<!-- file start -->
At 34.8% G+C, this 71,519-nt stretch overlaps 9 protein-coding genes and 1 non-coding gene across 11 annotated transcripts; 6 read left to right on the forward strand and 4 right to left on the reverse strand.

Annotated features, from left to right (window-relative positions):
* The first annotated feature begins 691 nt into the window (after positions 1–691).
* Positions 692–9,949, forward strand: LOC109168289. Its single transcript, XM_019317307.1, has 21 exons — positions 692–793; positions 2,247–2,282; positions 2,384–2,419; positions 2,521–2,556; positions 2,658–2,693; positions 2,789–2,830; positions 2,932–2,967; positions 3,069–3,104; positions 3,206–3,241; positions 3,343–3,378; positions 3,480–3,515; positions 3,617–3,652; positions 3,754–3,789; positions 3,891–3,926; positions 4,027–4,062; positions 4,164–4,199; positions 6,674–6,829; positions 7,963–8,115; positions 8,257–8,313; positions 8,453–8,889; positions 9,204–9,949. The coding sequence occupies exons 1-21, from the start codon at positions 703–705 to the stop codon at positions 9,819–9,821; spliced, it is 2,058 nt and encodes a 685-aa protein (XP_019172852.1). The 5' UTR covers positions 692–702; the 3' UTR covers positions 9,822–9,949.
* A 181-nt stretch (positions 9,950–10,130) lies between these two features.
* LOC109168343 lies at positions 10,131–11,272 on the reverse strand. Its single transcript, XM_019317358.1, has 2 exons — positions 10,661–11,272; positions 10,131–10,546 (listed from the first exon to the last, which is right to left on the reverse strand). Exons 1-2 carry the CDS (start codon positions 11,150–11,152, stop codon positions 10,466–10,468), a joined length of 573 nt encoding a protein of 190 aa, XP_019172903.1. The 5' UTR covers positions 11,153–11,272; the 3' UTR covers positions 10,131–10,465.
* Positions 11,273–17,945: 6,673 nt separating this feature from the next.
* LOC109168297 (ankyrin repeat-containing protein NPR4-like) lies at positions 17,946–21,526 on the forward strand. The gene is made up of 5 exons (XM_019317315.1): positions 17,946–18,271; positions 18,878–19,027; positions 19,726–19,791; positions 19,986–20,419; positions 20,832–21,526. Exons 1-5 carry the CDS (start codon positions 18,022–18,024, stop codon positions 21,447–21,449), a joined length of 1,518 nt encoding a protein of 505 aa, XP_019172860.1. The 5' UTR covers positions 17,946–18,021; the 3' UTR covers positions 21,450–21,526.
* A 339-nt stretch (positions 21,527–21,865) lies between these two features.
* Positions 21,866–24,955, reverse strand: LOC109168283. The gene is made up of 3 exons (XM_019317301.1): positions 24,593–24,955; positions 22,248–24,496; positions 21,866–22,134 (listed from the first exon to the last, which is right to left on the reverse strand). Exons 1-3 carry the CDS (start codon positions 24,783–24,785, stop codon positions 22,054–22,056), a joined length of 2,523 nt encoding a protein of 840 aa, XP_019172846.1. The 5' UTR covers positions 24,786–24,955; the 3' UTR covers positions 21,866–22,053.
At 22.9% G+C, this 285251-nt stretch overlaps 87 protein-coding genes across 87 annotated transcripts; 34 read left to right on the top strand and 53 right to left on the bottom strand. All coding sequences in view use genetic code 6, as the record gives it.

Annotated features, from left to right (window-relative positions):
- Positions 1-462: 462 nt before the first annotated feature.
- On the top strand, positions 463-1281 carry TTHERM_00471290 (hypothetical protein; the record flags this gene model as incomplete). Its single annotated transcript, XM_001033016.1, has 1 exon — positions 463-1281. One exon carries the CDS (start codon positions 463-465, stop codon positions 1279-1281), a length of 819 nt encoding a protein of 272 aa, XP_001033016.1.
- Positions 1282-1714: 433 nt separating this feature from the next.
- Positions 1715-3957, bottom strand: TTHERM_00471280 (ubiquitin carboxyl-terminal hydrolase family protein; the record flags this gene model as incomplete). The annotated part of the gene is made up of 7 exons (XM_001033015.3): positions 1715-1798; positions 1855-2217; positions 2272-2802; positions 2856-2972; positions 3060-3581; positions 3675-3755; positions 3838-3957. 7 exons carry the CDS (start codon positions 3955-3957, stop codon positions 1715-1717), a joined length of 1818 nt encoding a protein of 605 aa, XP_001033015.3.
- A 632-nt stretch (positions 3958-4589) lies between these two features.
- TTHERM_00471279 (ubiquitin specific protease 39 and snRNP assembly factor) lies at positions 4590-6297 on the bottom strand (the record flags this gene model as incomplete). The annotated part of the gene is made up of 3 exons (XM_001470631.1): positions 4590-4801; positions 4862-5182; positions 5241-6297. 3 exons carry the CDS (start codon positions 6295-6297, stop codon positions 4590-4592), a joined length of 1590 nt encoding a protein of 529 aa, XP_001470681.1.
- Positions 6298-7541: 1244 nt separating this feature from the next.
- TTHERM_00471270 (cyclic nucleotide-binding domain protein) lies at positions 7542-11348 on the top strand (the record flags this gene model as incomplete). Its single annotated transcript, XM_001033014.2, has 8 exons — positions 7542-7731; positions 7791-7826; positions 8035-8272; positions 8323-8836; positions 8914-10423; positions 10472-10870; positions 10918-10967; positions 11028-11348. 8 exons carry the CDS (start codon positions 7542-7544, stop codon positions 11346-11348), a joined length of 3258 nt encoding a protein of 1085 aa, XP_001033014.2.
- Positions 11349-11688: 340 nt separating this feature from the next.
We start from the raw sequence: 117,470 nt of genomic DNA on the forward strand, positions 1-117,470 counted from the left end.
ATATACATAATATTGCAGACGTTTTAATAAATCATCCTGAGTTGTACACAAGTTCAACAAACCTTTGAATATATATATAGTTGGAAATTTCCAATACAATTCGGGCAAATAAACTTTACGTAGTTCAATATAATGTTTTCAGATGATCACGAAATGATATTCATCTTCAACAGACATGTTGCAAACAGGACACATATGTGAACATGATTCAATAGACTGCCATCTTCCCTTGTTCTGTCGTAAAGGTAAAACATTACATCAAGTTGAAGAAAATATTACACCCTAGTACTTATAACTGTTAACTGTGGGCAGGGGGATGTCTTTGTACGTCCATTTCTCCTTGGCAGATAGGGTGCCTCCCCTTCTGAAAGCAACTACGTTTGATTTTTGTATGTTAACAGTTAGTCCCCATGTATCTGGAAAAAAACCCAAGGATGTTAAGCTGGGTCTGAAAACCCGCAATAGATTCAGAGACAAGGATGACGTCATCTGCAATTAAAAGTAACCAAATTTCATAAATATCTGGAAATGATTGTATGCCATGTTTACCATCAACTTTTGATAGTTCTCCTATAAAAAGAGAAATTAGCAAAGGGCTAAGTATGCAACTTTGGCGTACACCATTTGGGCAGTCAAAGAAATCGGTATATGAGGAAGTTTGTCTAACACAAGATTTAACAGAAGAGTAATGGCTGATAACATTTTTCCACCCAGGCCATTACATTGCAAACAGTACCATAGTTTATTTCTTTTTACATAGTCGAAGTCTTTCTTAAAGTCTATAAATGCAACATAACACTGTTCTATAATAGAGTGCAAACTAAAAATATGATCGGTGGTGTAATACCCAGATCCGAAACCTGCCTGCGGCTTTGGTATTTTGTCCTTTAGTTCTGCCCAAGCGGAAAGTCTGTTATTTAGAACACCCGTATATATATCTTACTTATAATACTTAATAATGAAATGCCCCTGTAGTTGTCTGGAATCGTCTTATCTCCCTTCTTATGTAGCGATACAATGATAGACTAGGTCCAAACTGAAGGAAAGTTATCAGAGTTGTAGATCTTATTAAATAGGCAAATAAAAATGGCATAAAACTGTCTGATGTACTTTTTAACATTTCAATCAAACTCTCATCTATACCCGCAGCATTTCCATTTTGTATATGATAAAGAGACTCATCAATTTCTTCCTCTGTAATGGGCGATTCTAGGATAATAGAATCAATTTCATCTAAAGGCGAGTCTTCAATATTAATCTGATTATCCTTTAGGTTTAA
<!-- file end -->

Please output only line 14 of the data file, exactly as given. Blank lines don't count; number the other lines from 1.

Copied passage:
- On the top strand, positions 463-1281 carry TTHERM_00471290 (hypothetical protein; the record flags this gene model as incomplete). Its single annotated transcript, XM_001033016.1, has 1 exon — positions 463-1281. One exon carries the CDS (start codon positions 463-465, stop codon positions 1279-1281), a length of 819 nt encoding a protein of 272 aa, XP_001033016.1.